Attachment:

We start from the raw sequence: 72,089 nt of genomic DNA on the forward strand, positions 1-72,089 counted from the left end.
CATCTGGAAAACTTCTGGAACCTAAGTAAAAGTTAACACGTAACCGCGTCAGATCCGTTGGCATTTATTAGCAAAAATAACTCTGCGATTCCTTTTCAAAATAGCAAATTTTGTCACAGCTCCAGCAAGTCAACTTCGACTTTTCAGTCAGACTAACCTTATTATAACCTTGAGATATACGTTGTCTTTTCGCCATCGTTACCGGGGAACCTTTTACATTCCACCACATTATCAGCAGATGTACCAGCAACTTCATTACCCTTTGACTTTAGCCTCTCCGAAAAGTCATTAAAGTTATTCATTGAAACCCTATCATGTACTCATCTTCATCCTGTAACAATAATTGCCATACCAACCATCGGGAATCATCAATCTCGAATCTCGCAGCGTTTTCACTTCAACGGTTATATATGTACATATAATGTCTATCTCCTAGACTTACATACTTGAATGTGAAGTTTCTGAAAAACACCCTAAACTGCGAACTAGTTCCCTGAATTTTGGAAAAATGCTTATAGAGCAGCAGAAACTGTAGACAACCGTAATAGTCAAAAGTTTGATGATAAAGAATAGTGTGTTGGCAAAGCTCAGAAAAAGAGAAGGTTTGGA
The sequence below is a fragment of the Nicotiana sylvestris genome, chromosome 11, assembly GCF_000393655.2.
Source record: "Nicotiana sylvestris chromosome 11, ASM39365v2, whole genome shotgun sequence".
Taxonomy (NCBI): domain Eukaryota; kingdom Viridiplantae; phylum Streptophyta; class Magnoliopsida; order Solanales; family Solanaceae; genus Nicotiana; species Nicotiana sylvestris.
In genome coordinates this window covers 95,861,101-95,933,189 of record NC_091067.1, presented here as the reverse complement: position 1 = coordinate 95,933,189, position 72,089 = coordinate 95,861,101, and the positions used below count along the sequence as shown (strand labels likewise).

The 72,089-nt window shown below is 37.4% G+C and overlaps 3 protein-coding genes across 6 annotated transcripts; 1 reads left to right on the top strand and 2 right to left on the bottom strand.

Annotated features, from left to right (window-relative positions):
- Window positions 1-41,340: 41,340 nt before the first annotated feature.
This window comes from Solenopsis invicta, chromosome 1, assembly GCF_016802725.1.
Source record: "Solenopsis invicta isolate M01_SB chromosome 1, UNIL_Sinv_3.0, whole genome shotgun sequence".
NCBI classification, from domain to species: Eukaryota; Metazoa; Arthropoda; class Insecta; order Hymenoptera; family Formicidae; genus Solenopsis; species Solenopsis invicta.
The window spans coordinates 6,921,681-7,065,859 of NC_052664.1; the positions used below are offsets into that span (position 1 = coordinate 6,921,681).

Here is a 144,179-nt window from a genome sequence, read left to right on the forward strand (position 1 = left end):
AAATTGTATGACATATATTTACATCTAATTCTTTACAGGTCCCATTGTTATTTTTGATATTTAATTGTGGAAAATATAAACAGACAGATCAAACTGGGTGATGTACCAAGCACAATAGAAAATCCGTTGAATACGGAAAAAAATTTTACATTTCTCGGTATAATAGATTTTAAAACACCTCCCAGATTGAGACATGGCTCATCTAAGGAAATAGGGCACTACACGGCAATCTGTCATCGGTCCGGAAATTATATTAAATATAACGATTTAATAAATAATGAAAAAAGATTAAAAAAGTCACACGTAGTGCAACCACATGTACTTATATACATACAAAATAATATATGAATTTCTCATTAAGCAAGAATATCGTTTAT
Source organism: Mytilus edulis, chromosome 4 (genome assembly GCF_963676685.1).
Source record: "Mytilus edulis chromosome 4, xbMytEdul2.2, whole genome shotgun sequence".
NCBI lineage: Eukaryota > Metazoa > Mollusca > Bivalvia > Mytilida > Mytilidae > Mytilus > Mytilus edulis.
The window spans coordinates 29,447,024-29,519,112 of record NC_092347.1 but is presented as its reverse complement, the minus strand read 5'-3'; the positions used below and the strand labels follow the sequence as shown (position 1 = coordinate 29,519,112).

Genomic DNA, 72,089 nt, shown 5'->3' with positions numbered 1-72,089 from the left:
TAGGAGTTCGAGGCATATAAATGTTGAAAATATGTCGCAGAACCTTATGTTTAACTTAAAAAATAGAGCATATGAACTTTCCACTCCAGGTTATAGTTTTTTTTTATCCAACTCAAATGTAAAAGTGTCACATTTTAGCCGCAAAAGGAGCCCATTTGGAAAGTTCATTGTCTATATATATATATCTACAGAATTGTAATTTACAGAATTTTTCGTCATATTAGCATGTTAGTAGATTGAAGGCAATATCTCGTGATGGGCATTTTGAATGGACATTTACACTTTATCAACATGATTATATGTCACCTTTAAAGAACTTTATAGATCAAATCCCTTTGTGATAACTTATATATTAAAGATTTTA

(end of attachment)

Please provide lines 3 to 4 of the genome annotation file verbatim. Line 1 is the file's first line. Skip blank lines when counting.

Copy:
The sequence below is a fragment of the Nicotiana sylvestris genome, chromosome 11, assembly GCF_000393655.2.
Source record: "Nicotiana sylvestris chromosome 11, ASM39365v2, whole genome shotgun sequence".